A warm welcome to R. Phoenix and congratulations on your latest release.
Thank you for sharing a little about yourself with us.
The prized possession you value above all others…
My phone. That thing is my life and my security blanket. No matter where I am, I can talk to my friends, who are by and large scattered across the world. I have several hundred books so I always have something to read. I have several other apps so I can play games (though I don’t) and entertain myself.
The temptation you wish you could resist…
Buying new books when I already have a to be read list a mile long. It’s like a disease.
The book that holds everlasting resonance…
I will never, ever be able to get Nicola Haken’s Broken out of my head. I’ve been affected by books before, but James and Theo’s story impacted me on a deep level. There’s a terrible stigma surrounding mental illness, and sometimes it can be extremely isolating. It’s hard to know what it’s like on the other side. To read a book that explores the issue from both sides — afflicted and loved one — is a revelation.
The unlikely interest that engages your curiosity…
I am actually in the Master’s program for Cybersecurity Studies currently. When I left my job last year and we decided I’d go back to school, I was surprised to find out just how much it interested me. My homework sometimes takes me forever because I get sidetracked just reading about it.
The poem that touches your soul…
I write a series I’m currently in the process of (heavily) editing and re-releasing. It’s a paranormal dystopian series that I’m extremely invested in, emotionally. The poem I always go back to for it is ‘The Second Coming’ by William Butler Yeats. I can almost repeat it word for word.
The song that means the most to you…
“You Were Wrong” by Icon for Hire. It’s been my anthem for a while now as I work to do things I’ve never done before. Writing Too Close, my first contemporary romance about abuse, has been difficult for me, and sometimes I need the reminder that I’ll never get anywhere unless I try. I recently got a tattoo on the inside of my left wrist of one of the lyrics that says, “i never lost a war unless i didn’t fight it ;”
Your early recollections of writing fiction…
My mind has always been a very scary place. Just saying. Even the things I wrote when I was 11 or so had some dark themes and explored elements I probably shouldn’t have even been that aware of. *cough*
The unqualified regret you wish you could amend…
Letting people tell me that writing was pointless and that there was no future in it. I stopped writing for a long time, and I wish I hadn’t. You never get anywhere if you never try — like I said, I never lost a war unless I didn’t fight it.
The piece of wisdom you would pass onto a child…
My son is four, and the thing I try to impress upon him the most is that people are people, and love is love. Decency and kindness always have a place in the world, even if it is sometimes difficult to remember.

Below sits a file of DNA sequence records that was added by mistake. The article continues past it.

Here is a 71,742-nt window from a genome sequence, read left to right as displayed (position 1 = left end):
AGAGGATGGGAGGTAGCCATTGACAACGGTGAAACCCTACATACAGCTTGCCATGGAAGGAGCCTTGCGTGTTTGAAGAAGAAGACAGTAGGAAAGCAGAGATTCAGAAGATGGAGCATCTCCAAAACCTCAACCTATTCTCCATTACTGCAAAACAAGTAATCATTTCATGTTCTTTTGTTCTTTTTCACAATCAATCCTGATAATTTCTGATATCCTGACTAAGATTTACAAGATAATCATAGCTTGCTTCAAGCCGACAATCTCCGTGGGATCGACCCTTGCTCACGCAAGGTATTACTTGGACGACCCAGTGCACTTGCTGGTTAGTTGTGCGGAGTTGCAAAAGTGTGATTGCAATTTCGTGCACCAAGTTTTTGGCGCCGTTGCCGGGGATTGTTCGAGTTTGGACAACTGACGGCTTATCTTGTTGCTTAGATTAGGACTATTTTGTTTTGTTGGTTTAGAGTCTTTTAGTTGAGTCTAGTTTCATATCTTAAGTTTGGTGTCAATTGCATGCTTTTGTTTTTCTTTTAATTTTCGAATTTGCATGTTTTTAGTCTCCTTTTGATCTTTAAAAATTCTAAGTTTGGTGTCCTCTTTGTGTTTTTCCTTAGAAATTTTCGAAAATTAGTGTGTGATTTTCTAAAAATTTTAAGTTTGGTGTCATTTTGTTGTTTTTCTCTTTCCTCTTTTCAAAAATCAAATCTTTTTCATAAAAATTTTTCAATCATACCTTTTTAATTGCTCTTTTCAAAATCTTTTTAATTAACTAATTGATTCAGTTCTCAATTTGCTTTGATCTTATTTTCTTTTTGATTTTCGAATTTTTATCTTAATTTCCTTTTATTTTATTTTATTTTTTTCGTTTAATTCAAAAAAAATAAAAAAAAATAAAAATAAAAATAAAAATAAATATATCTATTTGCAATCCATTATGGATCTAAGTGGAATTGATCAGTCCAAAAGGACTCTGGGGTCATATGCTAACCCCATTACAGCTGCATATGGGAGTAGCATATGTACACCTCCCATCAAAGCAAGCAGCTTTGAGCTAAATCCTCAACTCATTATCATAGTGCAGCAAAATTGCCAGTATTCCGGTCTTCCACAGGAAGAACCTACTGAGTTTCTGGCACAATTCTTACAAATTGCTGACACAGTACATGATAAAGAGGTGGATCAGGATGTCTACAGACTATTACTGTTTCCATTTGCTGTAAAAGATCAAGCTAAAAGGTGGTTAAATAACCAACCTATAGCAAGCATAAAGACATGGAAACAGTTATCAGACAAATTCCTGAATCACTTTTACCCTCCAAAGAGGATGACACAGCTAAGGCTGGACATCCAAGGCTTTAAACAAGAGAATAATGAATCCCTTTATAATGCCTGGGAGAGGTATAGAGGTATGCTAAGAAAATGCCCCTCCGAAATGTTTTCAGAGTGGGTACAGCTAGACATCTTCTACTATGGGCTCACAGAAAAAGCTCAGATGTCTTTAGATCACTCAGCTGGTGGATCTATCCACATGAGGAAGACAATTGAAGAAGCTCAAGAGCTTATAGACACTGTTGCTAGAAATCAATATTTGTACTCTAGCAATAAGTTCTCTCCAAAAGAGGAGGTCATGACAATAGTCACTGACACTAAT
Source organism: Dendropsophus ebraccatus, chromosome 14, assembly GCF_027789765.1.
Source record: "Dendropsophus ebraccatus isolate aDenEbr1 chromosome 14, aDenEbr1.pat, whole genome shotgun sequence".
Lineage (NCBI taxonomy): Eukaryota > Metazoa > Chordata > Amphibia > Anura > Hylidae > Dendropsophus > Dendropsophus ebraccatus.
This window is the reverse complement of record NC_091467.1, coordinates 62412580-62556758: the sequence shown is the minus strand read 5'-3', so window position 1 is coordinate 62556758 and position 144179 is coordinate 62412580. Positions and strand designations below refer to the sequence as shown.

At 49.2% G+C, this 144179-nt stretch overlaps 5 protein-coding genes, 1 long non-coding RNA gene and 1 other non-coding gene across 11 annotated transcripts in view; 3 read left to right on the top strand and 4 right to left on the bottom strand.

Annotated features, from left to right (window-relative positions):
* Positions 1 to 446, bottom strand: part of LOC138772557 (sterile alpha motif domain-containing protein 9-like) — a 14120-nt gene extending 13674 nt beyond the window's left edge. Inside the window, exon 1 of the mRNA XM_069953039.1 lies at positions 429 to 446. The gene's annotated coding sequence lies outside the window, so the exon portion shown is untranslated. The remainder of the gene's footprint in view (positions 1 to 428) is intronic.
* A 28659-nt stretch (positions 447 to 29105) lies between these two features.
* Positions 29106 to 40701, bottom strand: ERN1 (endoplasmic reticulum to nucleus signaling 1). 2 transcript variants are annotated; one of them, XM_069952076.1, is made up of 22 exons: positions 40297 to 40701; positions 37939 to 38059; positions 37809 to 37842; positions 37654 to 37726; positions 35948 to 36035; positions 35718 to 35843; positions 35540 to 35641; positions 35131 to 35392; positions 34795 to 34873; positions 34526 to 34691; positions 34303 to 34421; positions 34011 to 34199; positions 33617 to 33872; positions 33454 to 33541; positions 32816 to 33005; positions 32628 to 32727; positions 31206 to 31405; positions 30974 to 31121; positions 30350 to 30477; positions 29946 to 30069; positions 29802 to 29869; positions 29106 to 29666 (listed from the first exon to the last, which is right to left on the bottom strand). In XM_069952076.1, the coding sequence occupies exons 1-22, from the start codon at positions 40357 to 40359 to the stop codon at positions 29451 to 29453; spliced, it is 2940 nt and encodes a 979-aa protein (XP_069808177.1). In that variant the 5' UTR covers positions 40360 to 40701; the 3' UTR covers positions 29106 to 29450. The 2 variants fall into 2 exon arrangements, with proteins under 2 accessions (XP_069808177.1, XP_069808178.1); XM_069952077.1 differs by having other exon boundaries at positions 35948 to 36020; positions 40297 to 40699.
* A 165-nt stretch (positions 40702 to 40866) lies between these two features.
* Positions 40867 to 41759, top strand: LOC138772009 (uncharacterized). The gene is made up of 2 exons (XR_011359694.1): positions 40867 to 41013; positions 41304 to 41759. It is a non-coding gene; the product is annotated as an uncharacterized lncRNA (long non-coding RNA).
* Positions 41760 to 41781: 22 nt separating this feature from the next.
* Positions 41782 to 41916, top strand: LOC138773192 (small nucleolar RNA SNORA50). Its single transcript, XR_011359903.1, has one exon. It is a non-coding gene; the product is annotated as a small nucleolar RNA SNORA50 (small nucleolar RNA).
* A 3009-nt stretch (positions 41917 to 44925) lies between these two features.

Too Close by R. Phoenix
Skylar Orion’s life has been complicated ever since his mother abandoned him and his sister Evie. Making ends meet seemed impossible until Tate Chandler took them in — his knight in shining armor who promised to make life about more than just surviving. But Tate is not the man he seemed to be, and even his whispered I love yous and generous gifts do little to soothe the pain he causes. Knowing he can’t give his sister all that she deserves without Tate, Skylar stays with him, relying on bad puns and a worse sense of humor to keep up the charade.
He will do anything for his sister, even if that means acting the responsible adult and going back to his old high school to meet Dexter Weston, the hot math teacher who can make even algebra interesting. Sparks fly between the two of them, but with his dependence on Tate, Skylar isn’t free to follow his heart. He wants what is best for Evie, but can he pass up the chance to find love that heals instead of harms?
Warning: This book contains scenes of domestic abuse and violence that some may find triggering to read.
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My phone buzzes, and I glance down to see a text from Tate. I slide my finger across the screen to unlock it, but Evie gets up, snatching it from my hands. My heart starts to race.
“We’re having an intervention, remember?”
Damn it. If I don’t answer soon, Tate’s going to get pissed. “And I’m not the one on the receiving end,” I say, my voice sharper than I intended. “Phone.”
The look on her face is wounded, and she hands the phone back without a word. Guilt coalesces in my gut, making me feel a little sick.
“Yeah, okay,” she mutters. “Sorry I want a few minutes with my brother without Tate here with us.”
I want to argue that he isn’t really here, but she’s right. He’s always present, even when he’s not bodily nearby. I waver. I know better than to ignore the message for long, but this is my sister. Yet I’m doing all of this for her, and if I piss him off, we might end up back in the same situation I’d fought to get us out of.
I give a quick response, pretending I don’t notice her hurt.
“He’s doing a lot for us,” I say softly, and she makes a derisive sound. “Evie…”
“Yeah. I know. He’s a saint,” she snaps.
I hate this. I don’t want to fight with her. Not now, not ever. I know she doesn’t like Tate, but she can’t deny that he’s been more than generous. “I didn’t say that.”
“You don’t have to.”
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